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June 18, 2020, 7:39 p.m. EDT

The Wealth Management Industry May Need to Reevaluate Business Models

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Recovery from the Covid-19 crisis will present one of the most serious challenges to the global markets in the years ahead. Consequently, companies in the wealth management industry need to change their business models and offerings to better serve their wealthy clients, says Boston Consulting Group (BCG) in its annual report released Thursday.

The report, titled Global Wealth 2020: The Future of Wealth Management—A CEO Agenda , provides a detailed analysis of wealth growth over the past 20 years and evaluates the potential long-term impact of the Covid-19 crisis over the next two decades.

Since the turn of the century, global wealth growth has been resilient despite multiple crises, including the 9/11 terrorist attacks in 2001 and the 2008 financial crisis, according to the report. Globally, personal financial wealth has nearly tripled over the past two decades, rising from US$80 trillion in 1999 to US$226 trillion at the end of 2019. 

The year 2019 saw robust growth in personal financial wealth, increasing 9.6% from 2018’s figure, US$207 trillion. In 2018, the growth rate was flat at 0.8%.

But this year’s global pandemic will almost certainly cause wealth to contract in the near term, while its long-term impact will largely depend on the speed of the recovery, according to the report.

The consulting firm has laid out three scenarios of Covid-19 recovery based on macroeconomic indicators such as GDP growth, consumption, interest rate development, inflation and capital market performance. Under the best scenario, where growth rebounds quickly, personal financial wealth is expected to grow from US$226 trillion in 2019 to US$282 trillion in 2024, equating a compound annual growth rate (CAGR) of 4.5%.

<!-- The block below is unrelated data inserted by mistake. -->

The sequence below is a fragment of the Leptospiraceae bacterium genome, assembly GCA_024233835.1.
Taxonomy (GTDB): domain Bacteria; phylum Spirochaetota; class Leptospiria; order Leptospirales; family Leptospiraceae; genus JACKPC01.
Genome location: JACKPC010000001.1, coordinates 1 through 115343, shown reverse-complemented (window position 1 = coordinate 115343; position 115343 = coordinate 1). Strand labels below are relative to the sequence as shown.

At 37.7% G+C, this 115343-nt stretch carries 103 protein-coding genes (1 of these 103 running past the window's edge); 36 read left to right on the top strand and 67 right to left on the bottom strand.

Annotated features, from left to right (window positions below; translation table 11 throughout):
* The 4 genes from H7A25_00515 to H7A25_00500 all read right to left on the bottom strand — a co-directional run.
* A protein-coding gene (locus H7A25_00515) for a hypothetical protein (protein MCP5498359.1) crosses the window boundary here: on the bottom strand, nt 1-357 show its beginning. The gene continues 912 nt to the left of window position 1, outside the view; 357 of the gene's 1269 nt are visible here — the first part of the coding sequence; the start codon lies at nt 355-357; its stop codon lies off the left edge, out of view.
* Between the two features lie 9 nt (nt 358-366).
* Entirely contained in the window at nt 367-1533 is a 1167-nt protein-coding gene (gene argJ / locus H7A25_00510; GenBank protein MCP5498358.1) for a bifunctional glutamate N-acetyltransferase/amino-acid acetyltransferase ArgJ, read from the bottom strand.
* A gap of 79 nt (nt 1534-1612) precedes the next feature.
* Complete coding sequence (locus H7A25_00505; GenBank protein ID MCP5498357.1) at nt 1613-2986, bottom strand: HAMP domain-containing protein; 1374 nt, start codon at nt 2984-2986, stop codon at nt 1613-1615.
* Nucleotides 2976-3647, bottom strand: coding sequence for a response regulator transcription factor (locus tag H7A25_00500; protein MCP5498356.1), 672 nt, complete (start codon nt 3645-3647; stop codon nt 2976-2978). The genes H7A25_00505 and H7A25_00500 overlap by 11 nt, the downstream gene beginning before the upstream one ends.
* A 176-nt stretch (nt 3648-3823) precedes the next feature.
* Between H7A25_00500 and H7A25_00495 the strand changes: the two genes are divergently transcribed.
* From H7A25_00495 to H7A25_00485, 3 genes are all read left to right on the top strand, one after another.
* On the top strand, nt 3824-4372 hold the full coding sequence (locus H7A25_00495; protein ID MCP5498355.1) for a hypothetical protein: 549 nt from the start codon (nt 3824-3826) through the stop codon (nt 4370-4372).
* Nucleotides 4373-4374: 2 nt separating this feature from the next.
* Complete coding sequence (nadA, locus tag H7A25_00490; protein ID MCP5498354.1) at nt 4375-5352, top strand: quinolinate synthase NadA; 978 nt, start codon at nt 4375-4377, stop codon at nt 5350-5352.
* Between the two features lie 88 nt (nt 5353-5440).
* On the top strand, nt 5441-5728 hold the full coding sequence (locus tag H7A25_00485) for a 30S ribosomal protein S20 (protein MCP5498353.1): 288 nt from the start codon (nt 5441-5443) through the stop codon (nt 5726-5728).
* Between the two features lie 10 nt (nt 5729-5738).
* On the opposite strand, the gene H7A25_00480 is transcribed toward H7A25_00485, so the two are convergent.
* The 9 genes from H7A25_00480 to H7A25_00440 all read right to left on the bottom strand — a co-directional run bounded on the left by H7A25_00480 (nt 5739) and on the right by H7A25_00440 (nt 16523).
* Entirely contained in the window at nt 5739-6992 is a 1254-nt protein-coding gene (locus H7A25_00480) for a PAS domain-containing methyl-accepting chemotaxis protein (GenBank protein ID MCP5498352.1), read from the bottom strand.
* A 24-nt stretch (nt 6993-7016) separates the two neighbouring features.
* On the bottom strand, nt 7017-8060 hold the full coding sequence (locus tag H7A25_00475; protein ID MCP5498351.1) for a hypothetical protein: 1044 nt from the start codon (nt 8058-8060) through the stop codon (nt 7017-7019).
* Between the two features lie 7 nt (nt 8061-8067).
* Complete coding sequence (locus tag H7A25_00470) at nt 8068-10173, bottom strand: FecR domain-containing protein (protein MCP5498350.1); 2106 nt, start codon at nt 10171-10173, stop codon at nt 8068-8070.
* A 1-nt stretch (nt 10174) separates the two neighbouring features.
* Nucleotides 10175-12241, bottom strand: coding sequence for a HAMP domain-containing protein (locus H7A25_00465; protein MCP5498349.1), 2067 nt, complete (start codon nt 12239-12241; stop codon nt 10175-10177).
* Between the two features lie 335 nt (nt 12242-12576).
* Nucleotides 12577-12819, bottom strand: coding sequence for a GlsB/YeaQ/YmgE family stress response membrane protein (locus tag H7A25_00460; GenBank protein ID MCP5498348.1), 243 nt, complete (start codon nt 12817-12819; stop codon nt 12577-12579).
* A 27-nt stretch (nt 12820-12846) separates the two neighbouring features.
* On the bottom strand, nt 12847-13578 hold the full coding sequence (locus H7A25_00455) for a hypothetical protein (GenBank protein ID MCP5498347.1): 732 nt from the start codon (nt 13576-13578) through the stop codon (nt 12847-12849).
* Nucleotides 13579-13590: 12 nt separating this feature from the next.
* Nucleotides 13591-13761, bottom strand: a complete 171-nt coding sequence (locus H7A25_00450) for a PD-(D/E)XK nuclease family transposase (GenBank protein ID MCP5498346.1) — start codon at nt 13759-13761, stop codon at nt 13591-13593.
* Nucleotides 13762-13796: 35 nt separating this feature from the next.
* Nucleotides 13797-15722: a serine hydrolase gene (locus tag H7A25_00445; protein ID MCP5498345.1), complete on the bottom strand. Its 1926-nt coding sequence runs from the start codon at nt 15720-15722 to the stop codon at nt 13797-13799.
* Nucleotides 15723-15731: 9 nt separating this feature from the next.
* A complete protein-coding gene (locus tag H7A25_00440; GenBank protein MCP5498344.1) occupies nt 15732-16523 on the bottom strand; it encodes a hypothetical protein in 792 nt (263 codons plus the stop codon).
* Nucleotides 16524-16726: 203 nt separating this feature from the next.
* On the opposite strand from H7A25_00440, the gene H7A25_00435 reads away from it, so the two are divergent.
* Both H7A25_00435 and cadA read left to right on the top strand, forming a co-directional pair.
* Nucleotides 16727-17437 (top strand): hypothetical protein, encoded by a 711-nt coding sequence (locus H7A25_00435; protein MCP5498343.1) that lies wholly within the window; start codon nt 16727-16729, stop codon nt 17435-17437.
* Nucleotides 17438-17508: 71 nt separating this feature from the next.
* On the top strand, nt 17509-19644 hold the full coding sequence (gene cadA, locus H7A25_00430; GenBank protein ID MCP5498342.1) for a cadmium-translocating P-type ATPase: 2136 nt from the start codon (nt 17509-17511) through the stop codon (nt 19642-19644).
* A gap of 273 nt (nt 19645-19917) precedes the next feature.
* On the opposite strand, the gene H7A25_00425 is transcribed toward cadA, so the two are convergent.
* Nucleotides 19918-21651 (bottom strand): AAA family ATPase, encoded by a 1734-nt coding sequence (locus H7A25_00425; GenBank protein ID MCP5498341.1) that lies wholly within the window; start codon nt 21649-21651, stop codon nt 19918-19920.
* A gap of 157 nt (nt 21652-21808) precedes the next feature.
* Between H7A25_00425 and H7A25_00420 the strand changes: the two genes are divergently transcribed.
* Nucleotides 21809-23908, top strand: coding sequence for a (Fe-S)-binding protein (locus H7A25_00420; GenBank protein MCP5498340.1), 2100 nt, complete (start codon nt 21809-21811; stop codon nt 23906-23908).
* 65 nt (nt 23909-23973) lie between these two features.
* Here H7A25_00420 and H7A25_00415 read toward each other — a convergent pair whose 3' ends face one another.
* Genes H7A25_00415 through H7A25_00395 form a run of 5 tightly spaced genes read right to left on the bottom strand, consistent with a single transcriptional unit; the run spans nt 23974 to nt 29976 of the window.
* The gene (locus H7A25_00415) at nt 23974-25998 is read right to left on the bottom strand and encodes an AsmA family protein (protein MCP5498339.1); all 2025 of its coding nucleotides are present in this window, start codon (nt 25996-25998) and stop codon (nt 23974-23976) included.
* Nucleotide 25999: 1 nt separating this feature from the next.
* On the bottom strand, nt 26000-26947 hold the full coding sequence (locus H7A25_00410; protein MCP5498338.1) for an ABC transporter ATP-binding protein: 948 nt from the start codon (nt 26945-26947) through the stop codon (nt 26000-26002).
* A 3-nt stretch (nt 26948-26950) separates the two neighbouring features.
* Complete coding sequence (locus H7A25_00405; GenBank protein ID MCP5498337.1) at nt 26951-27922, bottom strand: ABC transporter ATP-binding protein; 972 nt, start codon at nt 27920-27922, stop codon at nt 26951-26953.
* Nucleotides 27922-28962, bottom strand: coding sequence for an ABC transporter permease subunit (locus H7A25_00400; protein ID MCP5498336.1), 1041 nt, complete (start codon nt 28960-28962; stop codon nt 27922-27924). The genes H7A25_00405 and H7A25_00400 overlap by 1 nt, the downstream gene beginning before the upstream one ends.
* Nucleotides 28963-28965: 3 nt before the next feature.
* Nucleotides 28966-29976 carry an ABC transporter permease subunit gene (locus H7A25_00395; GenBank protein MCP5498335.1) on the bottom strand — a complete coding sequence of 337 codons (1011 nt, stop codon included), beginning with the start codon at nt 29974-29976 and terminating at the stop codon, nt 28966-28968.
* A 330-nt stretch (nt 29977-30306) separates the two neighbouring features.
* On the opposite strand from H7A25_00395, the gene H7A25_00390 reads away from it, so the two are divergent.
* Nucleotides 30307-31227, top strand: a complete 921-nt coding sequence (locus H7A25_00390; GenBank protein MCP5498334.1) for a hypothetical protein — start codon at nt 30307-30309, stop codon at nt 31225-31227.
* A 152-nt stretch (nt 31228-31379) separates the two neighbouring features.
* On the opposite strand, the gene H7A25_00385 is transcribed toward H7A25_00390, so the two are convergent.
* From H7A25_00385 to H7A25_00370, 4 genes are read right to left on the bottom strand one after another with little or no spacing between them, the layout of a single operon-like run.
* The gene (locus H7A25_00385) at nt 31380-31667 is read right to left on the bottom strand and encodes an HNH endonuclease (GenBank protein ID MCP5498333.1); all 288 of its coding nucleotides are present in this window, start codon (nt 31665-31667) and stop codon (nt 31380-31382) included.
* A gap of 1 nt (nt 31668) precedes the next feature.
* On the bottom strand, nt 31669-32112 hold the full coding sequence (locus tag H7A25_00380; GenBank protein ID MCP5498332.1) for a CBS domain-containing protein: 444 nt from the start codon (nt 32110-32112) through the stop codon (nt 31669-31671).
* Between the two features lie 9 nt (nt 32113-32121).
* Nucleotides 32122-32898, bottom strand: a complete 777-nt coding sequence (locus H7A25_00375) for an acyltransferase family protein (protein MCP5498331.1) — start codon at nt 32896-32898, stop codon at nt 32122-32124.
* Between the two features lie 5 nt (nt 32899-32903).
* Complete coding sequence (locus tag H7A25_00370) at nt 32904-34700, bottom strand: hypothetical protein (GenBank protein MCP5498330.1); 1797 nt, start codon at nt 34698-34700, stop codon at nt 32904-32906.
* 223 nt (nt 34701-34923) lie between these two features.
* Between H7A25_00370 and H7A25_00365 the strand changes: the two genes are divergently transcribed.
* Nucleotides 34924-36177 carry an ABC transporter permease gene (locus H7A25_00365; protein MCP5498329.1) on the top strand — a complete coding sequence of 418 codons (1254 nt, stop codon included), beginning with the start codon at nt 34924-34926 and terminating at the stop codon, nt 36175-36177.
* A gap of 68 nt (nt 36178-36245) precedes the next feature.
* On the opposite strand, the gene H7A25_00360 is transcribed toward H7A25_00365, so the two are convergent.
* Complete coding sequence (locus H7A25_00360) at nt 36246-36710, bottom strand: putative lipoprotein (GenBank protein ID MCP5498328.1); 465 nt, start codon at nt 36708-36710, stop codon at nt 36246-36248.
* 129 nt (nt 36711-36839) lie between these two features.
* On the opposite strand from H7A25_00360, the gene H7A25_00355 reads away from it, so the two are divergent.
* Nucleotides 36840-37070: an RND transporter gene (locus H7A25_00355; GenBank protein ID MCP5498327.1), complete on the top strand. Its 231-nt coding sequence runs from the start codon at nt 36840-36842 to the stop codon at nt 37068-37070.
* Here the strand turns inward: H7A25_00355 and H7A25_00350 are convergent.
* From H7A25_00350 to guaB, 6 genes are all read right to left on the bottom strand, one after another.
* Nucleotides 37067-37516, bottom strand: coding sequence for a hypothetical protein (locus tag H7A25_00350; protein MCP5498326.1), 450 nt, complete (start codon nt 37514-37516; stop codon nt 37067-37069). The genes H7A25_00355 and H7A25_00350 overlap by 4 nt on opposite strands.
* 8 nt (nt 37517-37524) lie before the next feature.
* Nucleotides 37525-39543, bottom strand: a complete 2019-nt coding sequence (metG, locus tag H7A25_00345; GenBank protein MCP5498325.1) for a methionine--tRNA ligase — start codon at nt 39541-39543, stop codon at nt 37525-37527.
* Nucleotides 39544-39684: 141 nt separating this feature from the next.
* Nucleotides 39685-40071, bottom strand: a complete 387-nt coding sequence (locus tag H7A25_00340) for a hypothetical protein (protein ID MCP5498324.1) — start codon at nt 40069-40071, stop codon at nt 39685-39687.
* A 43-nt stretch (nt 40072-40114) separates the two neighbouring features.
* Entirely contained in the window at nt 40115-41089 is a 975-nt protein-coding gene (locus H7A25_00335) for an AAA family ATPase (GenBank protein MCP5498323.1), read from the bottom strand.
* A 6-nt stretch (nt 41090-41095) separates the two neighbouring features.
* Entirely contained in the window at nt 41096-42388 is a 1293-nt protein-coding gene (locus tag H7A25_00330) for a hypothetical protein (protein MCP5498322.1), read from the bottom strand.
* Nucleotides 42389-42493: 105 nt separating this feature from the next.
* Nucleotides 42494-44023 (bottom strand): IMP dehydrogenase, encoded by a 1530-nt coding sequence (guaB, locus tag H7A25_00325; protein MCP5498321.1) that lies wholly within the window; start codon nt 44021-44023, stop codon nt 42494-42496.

If the recovery is slow as a result of persistent economic shocks from Covid-19, BCG predicts that wealth would fall to US$215 trillion in 2020 and then grow to US$265 trillion in 2024. Should the worst scenario occur, wealth would decrease to US$210 trillion in 2020 and then increase to US$243 trillion by 2024, a CAGR of just 1.4%, according to the report.

Regardless of which scenario emerges, however, the wealth management industry is likely to face more pressure, as client needs and expectations are changing at an accelerated rate. 

Over the next two decades, the demographics of wealthy clients will be very different from the past, as Gen Xers will be entering retirement, Gen Yers will be in their prime earning years and Gen Zers will be climbing the career ladder, according to the report. Also, women will grow their wealth faster than men.

Regionally, Asia (excluding Japan) and Latin America, which witnessed the fastest wealth creation in the last decade, will continue to outpace the developed world, the BCG report states.   

“Effectively serving the world's wealthy is going to get far more complex in the years ahead,” Anna Zakrzewski , a BCG managing director and partner, and co-author of the report, said in a statement. “And as digitization lowers barriers to entry to wealth management as a business, competition will intensify.”

The group recommends key imperatives to wealth management CEOs to better serve their clients, including developing more-personalized value propositions, enhancing ESG and impact-investment offerings; investing in digital and data; and designing a state-of-the-art technology platform.  

The report marks the 20th edition of BCG’s annual review of global wealth management, based on data from 97 global markets.

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